New Zealand will allow early access to the COVID-19 vaccine for athletes needing to travel overseas to compete but not to Kiwis leaving to attend funerals.
To date, 41,500 doses have been administered, with a focus on vaccinating workers within NZ's border regime - those most at risk of infection.
COVID-19 Minister Chris Hipkins said 95 per cent of border workers had received at least their first dose of the Pfizer vaccination, which requires two doses to be effective.
On Wednesday, the government said Kiwis can jump the vaccination queue if they are heading abroad on compassionate or "national significance" grounds.
Eligible compassionate grounds include Kiwis travelling to provide critical care for a dependant, visit a dying loved one or access medical care unavailable at home.
"There is something about those precious final moments that make people's desire to see those family members before they pass away very, very understandable," Mr Hipkins said.
It does not extend to family reunifications or funerals.
"We have to draw the line somewhere," he said.
"If we were extend that out further to funerals and so on, it's potentially a significantly larger group."
The government has also decided to allow its world-title chasing cricketers, Olympians and Paralympians to be vaccinated before they head abroad this year to compete on New Zealand's behalf.
This question drew great controversy earlier this month when AAP revealed NZ's Director General of Health was given special access and was lobbied directly by NZ Cricket during the Australia-New Zealand T20 series.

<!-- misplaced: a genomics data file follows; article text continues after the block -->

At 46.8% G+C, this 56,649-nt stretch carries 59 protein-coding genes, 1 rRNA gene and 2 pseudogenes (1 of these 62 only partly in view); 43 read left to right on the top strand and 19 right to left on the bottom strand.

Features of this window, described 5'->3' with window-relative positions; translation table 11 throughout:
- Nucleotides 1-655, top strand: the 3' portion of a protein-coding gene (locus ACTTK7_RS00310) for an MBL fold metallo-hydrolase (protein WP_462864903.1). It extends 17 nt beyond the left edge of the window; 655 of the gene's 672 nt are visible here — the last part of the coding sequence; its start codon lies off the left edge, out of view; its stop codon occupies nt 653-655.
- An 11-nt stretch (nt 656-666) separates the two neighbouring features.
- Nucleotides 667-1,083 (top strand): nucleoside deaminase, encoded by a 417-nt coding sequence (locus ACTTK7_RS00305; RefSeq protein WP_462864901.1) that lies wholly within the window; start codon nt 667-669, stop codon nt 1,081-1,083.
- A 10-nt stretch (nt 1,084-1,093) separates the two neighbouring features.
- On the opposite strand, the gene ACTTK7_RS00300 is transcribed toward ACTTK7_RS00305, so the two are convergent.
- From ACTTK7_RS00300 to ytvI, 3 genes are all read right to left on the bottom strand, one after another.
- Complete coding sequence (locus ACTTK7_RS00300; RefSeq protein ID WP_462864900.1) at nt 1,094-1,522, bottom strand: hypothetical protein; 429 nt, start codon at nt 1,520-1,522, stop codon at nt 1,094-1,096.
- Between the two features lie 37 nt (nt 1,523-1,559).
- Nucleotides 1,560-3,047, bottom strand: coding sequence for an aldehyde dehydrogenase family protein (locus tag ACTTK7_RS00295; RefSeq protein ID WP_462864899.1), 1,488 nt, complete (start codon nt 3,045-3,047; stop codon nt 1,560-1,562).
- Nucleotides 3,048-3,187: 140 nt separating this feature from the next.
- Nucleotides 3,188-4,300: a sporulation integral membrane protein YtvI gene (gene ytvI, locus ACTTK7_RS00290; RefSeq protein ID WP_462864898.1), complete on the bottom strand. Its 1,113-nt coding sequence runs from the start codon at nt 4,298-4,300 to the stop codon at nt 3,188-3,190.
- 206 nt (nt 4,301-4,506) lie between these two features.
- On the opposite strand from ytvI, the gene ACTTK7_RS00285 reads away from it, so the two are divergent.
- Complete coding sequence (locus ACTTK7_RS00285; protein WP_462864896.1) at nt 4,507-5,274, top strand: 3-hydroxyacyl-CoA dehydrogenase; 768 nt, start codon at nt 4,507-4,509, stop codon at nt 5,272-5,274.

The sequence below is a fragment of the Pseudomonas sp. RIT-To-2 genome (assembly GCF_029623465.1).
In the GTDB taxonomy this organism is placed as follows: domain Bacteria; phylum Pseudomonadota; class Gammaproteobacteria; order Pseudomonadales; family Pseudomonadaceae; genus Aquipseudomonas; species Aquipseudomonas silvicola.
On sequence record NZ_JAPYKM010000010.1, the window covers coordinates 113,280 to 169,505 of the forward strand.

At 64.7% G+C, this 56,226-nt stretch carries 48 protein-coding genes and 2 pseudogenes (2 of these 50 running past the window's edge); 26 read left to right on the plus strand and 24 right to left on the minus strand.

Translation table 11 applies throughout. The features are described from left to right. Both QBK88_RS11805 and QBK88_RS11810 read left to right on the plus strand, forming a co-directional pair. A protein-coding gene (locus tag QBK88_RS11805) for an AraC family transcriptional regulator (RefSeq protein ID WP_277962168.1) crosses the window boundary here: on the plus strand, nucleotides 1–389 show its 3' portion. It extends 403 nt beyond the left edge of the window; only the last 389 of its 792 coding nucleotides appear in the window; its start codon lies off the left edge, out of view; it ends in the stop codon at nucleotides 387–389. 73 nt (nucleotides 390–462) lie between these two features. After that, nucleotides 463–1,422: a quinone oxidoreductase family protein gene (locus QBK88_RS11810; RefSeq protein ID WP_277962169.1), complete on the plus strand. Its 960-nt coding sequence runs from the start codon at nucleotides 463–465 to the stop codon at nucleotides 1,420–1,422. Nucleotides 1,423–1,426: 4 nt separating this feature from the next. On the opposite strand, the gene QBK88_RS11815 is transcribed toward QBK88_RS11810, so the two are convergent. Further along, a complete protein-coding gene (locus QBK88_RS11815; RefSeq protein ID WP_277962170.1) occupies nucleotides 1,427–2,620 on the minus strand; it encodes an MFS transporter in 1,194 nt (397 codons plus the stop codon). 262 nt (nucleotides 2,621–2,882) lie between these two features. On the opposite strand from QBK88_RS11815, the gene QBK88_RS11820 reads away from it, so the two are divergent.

The "national significance" eligibility will allow organisations at "significant international" events to be vaccinated.
Mr Hipkins said that meant "those sports that everybody is hanging out to watch on television" but not school sporting competitions.
"We're talking about a few hundred potential athletes ... it's not a large group," he said.
The eligibility changes also mean Prime Minister Jacinda Ardern, Foreign Minister Nanaia Mahuta and other politicians are eligible for jabs to travel overseas.
"This has occupied a lot of our thinking," Mr Hipkins said.
"We don't want our political leaders to be seen to be jumping the queue. On the other hand we are getting questions from people along the lines of 'well if this is a very safe thing and you're backing it, why are you not doing it yourself?'
"We will make some decisions fairly shortly about that."